“Java is a plugin for web browsers that is installed on approximately 66% of all computers. However there are very few websites that still rely on the features that it provides, leaving those 66% of computers vulnerable to attack when the dated technology is exploited. This has unfortunately happened several times in the past few months.” — Examples of why you should disable Java Continue reading
If you are a Firefox user who has AdBlock Plus some sites detect you have that add-on installed and serve you a message like, “Can you please disable your ad blocker for just this site? As you surf the Web, information is being collected about you. Web tracking is not 100% evil — personal data can make your browsing more efficient; cookies can help your favorite websites stay in business. But, says Gary Kovacs, of Mozilla it’s your right to know what data is being collected about you and how it affects your online life. He unveiled the Firefox add-on to do just that. Continue reading
Formulated by the White House, Federal Trade Commission and the Digital Advertising Alliance, Do Not Track will allow Internet users to add a Do Not Track header from browsers such as Chrome, Apple Safari, Mozilla Firefox and Microsoft Internet Explorer. This will tell Websites not to track them across the Web. Continue reading
Danny Sullivan blogs on a new report by Chitika, which analyzed a week’s worth of traffic across its ad network sites from July 20 to 26, 2011, for North America. Bing Users Are From Internet Explorer; Google Users From Firefox, Chrome & Safari.
In light of the “private browsing” claims being made, Stanford University conducted research to investigate the privacy of the “private browsing” feature on some web browsers (Internet Explorer, Firefox, Chrome and Safari). Apparently, many popular browser extensions and plugins undermine the security of private browsing and many kinds of information can be leaked by browsers when using the “private browsing” mode.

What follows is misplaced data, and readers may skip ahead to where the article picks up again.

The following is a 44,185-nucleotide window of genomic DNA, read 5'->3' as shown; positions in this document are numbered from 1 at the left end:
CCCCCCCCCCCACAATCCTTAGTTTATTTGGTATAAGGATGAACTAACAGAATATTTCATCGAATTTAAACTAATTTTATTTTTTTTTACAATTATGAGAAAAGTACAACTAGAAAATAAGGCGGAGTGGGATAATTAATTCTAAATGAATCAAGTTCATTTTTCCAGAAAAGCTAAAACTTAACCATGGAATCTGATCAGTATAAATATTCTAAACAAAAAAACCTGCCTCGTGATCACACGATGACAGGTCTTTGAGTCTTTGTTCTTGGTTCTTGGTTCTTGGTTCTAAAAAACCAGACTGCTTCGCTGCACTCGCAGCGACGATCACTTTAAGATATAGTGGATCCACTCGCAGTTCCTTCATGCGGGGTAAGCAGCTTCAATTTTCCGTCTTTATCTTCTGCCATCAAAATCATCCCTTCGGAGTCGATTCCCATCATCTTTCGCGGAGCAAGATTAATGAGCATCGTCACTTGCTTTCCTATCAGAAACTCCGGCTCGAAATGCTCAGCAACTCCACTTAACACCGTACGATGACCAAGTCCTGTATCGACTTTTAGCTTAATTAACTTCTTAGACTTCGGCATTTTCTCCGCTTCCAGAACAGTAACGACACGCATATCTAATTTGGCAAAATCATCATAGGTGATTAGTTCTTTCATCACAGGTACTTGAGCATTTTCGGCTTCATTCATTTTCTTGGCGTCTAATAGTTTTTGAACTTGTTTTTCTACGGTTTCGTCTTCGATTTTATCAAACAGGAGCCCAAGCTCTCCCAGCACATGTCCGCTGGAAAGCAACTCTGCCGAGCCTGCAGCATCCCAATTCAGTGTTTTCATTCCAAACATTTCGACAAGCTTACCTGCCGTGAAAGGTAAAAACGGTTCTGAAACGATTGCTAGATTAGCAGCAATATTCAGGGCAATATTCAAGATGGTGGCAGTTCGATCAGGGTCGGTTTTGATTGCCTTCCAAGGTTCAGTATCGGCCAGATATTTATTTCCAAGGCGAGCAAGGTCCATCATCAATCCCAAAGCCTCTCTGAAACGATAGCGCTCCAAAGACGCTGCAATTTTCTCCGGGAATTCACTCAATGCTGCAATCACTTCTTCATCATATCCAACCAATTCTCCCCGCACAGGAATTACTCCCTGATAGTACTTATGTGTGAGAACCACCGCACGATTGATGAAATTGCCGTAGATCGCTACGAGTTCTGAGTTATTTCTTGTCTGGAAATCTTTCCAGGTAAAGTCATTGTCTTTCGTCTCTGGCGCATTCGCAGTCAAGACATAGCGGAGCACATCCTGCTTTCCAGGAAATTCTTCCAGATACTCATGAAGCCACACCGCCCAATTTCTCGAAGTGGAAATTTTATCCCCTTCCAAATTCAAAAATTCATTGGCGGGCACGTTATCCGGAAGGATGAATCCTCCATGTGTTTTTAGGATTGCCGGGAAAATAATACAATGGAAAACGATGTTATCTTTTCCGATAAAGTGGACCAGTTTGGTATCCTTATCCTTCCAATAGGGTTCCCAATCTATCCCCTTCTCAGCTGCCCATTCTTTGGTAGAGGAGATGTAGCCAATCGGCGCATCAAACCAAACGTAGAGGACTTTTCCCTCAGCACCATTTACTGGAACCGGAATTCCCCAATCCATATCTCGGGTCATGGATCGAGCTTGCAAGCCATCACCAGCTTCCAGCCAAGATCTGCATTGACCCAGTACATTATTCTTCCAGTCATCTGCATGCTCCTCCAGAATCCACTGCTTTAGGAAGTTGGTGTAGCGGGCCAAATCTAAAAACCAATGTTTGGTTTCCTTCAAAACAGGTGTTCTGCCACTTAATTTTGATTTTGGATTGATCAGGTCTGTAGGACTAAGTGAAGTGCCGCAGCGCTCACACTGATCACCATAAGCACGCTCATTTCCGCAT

Privacy mode, sometimes informally referred to as “porn mode”, is a term that refers to privacy features in some web browsers. Historically speaking, web browsers store information such as browsing history, images, videos and text within cache. … en.wikipedia.org/wiki/Private_browsing
An Analysis of Private Browsing Modes in Modern Browsers (Gaurav Aggarwal and Elie Bursztein, Stanford University; Collin Jackson, CMU; Dan Boneh, Stanford University) will be presented at the USENIX security conference and it suggests that the these browser tools aren’t really private after all.
We study the security and privacy of private browsing modes recently added to all major browsers. We first propose a clean definition of the goals of private browsing and survey its implementation in different browsers. We conduct a measurement study to determine how often it is used and on what categories of sites. Our results suggest that private browsing is used differently from how it is marketed.
We then describe an automated technique for testing the security of private browsing modes and report on a few weaknesses found in the Firefox browser. Finally, we show that many popular browser extensions and plugins undermine the security of private browsing. We propose and experiment with a workable policy that lets users safely run extensions in private browsing mode. PDF file (15 pages)
1. Do you use “private browsing”
2. If you do use “private browsing” which browsers and add-ons, extensions, plugins, etc. do you use?
3. Did you place any confidence in the “private browsing” claims previous to reading about this research?
Have you ever found yourself staring at a blog or web site and wishing the text size was large enough for you to read it with ease? Or have you experienced the opposite; text that you wished you could shrink? There are some easy keyboard shortcuts you can use to increase or decrease the size of text on any web page you view by making adjustments to your browser. Continue reading